Yes, I’ve gotten some notes about continuing to review Russian literature, particularly the classics. It’s a bit frustrating, because my reviews of Ukrainian and Belarusian literature feel like they barely register with readers, and then when I write about Dostoevsky, hundreds of people will suddenly converge on my article complaining: Why are you paying so much attention to this? I don’t feel the need to defend nineteenth-century Russian literature. It’s not in any danger of being discarded, and its continued relevance is self-evident. I do think we need to be very critical of any effort to silence voices on the basis of nationality or choice of language. It’s been the Russian-speaking parts of Ukraine, in the working-class industrial eastern part of the country, that have suffered the brunt of Russia’s imperial violence in this war, and if we stop reading authors who write in Russian, it’ll be their voices we hear less of.
You’ve written about Russia’s unstable position in the Western mind as Europe-but-not-quite. This slipperiness is something you’ve thought a lot about—you’ve brought out different aspects of the confusion in, for example, your review of Pushkin for us and your review of George Saunders for Bookforum, where you wrote that Westerners view Russians as “white with an all-important asterisk, suggestive of depth.” Could you try to encapsulate this phenomenon?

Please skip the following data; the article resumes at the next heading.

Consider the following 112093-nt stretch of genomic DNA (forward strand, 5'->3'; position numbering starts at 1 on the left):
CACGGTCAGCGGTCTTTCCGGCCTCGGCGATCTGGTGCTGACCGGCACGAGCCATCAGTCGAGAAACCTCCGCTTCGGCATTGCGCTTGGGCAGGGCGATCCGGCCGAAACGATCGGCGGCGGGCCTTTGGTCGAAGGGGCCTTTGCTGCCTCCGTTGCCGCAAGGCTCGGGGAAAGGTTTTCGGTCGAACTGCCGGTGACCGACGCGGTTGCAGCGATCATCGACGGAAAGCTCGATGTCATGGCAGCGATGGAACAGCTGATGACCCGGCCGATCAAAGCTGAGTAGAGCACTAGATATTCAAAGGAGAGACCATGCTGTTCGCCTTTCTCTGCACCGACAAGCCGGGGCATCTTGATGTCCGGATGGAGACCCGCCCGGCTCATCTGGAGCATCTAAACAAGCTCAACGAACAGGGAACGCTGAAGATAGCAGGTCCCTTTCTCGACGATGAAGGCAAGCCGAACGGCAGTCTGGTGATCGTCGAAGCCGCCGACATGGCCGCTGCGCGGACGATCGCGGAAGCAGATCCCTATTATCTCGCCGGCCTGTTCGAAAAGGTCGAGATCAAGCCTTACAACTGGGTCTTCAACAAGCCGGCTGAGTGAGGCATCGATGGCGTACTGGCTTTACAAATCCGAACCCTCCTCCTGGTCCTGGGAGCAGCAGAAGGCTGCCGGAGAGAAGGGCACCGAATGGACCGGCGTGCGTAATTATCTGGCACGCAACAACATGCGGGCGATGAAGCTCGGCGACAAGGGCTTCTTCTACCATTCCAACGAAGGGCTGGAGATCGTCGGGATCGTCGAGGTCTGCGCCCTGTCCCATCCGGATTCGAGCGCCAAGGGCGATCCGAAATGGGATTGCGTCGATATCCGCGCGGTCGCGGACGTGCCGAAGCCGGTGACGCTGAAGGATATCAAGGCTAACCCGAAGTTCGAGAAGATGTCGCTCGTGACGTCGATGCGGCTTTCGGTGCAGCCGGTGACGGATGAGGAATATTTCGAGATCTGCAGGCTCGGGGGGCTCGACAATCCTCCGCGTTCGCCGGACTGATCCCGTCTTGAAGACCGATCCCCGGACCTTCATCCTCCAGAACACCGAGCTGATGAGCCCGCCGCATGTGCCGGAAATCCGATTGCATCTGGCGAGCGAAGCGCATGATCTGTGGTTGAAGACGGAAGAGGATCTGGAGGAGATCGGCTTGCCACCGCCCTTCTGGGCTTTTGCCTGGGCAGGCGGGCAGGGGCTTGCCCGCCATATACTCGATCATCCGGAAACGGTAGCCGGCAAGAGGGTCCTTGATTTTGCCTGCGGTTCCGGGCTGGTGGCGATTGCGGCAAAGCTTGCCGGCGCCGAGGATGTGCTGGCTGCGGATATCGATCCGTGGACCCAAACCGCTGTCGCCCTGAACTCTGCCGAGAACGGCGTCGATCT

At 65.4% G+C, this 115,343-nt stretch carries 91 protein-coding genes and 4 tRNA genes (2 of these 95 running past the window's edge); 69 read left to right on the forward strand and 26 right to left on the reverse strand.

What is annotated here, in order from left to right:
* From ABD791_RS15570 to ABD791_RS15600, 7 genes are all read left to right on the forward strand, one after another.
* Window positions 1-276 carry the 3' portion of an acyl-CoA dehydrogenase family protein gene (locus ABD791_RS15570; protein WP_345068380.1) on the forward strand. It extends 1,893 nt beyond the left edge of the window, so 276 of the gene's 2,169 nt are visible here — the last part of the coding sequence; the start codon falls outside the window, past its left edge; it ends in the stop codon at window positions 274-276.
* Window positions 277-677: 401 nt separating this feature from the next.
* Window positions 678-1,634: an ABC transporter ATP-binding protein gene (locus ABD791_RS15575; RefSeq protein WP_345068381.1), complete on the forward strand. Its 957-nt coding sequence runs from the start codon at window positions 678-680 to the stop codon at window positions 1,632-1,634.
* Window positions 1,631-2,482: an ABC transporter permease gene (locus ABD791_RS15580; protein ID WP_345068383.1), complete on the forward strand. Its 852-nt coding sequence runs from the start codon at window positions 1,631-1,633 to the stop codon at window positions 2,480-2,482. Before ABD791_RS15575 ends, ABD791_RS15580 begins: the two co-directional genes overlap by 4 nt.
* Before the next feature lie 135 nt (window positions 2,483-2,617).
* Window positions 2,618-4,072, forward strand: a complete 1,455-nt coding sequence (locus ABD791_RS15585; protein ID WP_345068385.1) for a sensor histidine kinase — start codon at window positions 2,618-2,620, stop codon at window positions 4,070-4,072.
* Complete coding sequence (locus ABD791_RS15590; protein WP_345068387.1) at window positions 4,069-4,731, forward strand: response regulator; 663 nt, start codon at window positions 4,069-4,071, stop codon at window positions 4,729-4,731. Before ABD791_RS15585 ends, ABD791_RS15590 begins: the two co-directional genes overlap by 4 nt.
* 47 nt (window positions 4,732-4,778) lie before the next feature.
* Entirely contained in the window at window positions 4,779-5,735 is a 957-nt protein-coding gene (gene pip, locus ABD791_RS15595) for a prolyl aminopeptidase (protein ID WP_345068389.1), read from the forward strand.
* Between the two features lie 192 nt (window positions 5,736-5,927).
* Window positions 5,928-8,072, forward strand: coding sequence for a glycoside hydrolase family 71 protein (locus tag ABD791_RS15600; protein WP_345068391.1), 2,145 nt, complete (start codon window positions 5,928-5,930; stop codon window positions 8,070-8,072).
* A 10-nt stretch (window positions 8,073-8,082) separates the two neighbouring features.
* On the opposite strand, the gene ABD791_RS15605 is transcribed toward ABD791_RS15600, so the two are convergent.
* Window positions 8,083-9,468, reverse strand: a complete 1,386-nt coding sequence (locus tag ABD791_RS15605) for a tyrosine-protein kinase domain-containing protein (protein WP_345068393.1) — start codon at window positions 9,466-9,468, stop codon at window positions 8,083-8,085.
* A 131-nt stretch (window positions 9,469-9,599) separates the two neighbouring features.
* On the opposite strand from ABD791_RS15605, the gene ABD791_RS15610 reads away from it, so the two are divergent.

I’m very fascinated by “the Russians” as a concept, not to be confused with actual Russian people. I think Russia has been mythologized by the West as this primitive land full of white people who, untainted by European culture, could somehow also cure it of its ills. I was reviewing a new translation of The Brothers Karamazov, and I came across this quote about Dostoevsky by a contemporaneous English writer: “Here comes the Scythian, the true Scythian, who is going to revolutionize all our intellectual habits.” Eastern Europe in general is this fascinating zone where Europeanness gets defined and contested. It’s like the periphery of whiteness, and I think in that way, it’s a map of the center. There’s a great book by the historian Larry Wolff called Venice and the Slavs. It’s about, among other things, these “civilizing missions” that were carried out by Venetian explorers to the Dalmatian coast and how the figure of the wild, uncouth Slav helped to concretize Venice as an indisputable part of Western Europe.
Do you see aspects of this old-fashioned orientalism in the way people discuss more recent developments in Russian history?
I think so, in the sense that Putin’s invasion repeatedly gets described as an attack on “European values,” as if he’s behaving in a way that’s not only politically aberrant but out of step with the West on a more innate level. A 2018 Wall Street Journal article about Russia’s efforts to wield influence in the countries that once made up the Russian Empire ran with the headline “Russia’s Turn to Its Asian Past,” and it ran with a cartoon image of Putin as Genghis Khan.